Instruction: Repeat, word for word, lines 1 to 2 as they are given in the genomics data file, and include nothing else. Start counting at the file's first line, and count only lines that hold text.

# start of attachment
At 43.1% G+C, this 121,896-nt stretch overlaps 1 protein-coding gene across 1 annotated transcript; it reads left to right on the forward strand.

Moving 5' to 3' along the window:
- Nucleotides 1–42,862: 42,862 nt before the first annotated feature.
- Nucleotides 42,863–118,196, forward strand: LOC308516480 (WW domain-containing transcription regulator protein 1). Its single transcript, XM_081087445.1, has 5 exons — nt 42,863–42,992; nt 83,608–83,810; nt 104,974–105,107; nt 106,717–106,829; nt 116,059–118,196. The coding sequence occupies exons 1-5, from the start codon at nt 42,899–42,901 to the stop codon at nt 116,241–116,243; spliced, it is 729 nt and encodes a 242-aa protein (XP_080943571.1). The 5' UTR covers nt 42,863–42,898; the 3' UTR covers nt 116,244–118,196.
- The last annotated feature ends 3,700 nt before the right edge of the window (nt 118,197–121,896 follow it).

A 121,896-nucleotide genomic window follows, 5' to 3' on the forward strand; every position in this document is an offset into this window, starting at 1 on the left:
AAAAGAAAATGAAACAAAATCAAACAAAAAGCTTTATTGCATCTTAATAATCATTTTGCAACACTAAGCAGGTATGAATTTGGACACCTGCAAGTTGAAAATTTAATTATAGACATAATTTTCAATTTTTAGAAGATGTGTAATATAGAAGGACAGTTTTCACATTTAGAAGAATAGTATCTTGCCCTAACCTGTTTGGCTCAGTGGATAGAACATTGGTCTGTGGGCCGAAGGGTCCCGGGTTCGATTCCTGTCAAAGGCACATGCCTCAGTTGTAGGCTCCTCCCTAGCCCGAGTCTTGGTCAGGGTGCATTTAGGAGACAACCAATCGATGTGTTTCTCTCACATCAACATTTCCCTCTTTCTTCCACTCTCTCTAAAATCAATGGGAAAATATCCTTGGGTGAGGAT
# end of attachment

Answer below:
At 43.1% G+C, this 121,896-nt stretch overlaps 1 protein-coding gene across 1 annotated transcript; it reads left to right on the forward strand.

Moving 5' to 3' along the window: